Chronic kidney disease can lead to kidney failure. (Source: Getty Images)
World Kidney Day 2020: A 2015 study on the prevalence of chronic diseases in India stated that diabetes and hypertension account for 40-60 per cent cases of chronic kidney disease (CKD) in India. As incidence of lifestyle diseases increase among people in the country, the chances of CKD do too, the study, published in the in the Indian Journal of Nephrology, mentioned.
CKD refers to the lasting damage to kidneys, which can lead to kidney failure or end-stage renal disease (ESRD) for which you need kidney transplant or dialysis. It can also lead to heart disease, which can be fatal.
Causes of CKD
Diabetes is considered to be the leading cause of CKD. And by 2030, India is expected to have the world's largest population of diabetic patients, the research suggests. Among the other factors adding to the global burden of CKD are kidney stones, urinary infection, chronic glomerulonephritis (damage to kidney filters), overuse of painkiller drugs and use of alternative therapy whose contents are not known.
CKD could also be hereditary, which means the risk increases if you have a family history of kidney diseases. As per a 2018 study in the Clinical Journal of the American Society of Nephrology, genetic inbreeding can also lead to congenital kidney anomalies at birth. Besides, "Poverty, poor sanitation, pollutants, water contamination, overcrowding, and known and unknown nephrotoxins" could also increase the risk of kidney diseases, the study argued.
Symptoms of CKD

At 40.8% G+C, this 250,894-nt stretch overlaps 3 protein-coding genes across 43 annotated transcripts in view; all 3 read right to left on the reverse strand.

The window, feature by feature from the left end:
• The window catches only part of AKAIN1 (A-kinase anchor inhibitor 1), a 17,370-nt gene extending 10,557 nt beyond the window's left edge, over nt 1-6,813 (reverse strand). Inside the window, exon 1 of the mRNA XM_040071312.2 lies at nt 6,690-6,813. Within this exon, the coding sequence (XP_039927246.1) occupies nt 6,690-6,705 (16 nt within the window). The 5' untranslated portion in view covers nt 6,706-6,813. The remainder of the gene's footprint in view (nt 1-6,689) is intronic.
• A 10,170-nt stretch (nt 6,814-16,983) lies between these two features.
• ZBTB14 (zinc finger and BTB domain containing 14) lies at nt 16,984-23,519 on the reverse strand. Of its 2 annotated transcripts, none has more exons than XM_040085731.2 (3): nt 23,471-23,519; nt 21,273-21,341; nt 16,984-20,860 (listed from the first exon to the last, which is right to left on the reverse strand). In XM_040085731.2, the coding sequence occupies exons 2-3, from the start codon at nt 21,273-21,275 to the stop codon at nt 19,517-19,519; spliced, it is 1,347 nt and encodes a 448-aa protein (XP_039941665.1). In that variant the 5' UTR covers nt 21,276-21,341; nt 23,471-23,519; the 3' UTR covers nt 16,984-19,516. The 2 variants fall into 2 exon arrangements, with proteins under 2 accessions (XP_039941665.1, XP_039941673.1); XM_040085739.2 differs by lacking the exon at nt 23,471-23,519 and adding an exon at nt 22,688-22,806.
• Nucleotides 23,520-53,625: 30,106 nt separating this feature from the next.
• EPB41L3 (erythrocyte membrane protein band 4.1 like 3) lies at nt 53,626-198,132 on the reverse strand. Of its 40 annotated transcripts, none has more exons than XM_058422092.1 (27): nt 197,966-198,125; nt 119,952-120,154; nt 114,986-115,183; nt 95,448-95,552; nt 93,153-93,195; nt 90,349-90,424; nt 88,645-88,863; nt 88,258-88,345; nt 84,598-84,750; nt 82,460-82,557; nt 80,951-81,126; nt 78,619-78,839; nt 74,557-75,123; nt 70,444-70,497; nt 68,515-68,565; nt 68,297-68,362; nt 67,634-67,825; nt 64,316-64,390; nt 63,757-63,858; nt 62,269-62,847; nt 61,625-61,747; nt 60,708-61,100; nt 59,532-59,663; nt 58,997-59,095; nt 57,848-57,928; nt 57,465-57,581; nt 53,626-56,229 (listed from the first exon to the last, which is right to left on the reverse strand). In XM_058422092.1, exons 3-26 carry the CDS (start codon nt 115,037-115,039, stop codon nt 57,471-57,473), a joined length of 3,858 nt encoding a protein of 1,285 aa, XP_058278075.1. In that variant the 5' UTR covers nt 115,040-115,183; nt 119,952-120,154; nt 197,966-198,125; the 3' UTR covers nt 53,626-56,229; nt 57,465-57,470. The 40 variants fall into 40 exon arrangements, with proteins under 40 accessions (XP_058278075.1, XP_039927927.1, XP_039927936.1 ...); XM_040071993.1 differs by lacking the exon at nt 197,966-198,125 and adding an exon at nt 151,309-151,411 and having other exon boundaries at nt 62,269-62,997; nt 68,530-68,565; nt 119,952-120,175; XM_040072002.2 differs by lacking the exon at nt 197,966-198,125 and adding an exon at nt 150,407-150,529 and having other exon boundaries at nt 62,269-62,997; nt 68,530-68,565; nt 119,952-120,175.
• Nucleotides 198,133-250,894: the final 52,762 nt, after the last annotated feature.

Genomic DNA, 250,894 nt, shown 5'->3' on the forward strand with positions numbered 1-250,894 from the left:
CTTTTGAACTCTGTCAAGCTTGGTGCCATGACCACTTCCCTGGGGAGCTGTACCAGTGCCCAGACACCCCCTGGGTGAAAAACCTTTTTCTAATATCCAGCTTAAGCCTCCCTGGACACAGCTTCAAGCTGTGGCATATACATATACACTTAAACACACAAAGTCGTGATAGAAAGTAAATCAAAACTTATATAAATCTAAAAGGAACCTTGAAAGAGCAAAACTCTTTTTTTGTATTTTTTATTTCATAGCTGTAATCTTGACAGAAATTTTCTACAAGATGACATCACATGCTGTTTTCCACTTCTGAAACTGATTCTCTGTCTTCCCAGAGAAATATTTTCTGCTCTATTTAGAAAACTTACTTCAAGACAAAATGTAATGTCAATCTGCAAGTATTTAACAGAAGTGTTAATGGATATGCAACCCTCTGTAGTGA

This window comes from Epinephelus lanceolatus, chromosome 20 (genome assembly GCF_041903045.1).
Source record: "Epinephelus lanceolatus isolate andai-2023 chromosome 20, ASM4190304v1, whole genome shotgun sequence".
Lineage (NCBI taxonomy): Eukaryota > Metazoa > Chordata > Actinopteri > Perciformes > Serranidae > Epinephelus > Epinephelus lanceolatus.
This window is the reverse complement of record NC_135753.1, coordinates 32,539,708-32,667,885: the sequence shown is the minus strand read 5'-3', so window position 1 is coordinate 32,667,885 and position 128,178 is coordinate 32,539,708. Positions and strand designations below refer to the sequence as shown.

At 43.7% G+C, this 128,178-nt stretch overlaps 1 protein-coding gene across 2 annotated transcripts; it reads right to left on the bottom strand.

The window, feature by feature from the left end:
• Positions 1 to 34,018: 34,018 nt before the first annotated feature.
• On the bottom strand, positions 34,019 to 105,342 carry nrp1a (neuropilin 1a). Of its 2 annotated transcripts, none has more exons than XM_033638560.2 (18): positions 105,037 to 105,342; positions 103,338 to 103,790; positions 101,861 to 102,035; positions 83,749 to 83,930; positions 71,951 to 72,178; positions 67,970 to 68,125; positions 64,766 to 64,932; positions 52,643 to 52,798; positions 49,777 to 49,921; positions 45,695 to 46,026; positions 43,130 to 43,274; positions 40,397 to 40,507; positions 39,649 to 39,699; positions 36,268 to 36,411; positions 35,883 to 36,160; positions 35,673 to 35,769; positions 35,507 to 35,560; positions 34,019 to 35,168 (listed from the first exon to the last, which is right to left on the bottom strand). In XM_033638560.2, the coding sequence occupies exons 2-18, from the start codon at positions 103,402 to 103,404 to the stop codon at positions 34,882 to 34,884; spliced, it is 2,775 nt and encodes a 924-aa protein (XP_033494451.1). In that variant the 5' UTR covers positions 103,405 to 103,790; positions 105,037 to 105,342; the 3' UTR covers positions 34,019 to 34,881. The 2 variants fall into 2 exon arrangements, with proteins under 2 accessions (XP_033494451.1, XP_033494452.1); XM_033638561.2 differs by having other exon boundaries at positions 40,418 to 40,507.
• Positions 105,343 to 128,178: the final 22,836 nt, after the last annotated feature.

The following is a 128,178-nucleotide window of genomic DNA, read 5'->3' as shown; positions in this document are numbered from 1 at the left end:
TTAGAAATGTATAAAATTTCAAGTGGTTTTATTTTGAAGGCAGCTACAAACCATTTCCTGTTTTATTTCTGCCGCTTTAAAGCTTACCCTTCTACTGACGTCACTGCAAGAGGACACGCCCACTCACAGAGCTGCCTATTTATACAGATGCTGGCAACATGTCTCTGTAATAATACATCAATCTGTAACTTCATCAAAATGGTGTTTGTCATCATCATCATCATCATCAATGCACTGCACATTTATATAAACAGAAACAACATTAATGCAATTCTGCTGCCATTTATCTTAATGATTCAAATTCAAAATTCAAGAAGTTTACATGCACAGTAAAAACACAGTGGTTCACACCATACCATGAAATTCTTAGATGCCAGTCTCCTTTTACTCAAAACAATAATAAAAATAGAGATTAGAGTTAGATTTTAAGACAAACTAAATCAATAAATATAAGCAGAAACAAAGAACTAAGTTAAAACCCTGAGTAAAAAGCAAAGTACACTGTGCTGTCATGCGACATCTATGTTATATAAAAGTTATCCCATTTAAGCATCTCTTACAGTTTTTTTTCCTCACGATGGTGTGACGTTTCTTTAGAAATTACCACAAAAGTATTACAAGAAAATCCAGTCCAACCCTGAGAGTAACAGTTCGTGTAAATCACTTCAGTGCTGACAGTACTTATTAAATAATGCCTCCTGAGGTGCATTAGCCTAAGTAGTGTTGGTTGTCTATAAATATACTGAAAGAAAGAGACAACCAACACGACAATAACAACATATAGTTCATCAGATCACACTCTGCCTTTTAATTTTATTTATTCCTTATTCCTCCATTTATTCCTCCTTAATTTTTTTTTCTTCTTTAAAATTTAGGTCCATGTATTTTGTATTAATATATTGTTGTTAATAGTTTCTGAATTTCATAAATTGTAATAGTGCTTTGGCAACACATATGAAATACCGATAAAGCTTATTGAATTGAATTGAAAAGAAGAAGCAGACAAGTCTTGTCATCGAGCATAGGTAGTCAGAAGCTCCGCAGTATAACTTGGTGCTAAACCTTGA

According to National Health Service UK, symptoms of CKD show only at a later stage. These include weight loss, poor appetite, shortness of breath, fatigue, blood in urine, insomnia, itchy skin, muscle cramps, headache, and swollen ankles, feet and hands.
How to prevent CKD
While experts emphasise on early detection through screening those with diabetes or hypertension or any family history of CKD as an effective way of controlling CKD, there are also other measures you can incorporate in your daily life to avoid the risk of the disease.
1. Blood pressure and blood sugar levels should be in check or it can progressively cause damage. This can be done with healthy diet and exercise. Monitor your blood sugar and pressure levels regularly and take the recommended medicines.
2. Avoid having too much of pain killer medicines or unnecessary drugs as they may have side effects and can impact your health.
3. In case of kidney stone or any condition causing blockage of urine, one should seek immediate medical attention.
4. Experts also advocate proper awareness about healthy diet and lifestyle, risks of smoking, and improved antenatal care as important ways to keep CKD at bay.
5. Keep your body weight in check as it helps normalise blood pressure. One should regularly exercise, including aerobic and resistance training, which can help keep blood glucose levels within a normal range.
(With inputs from Dr Bharat Shah, Director, Institute of Renal Sciences, Global Hospital, Mumbai, and Dr Lalit Kumar Agarwal, Medical Director, NephroPlus Dialysis center at Health Point Hospital, Kolkata)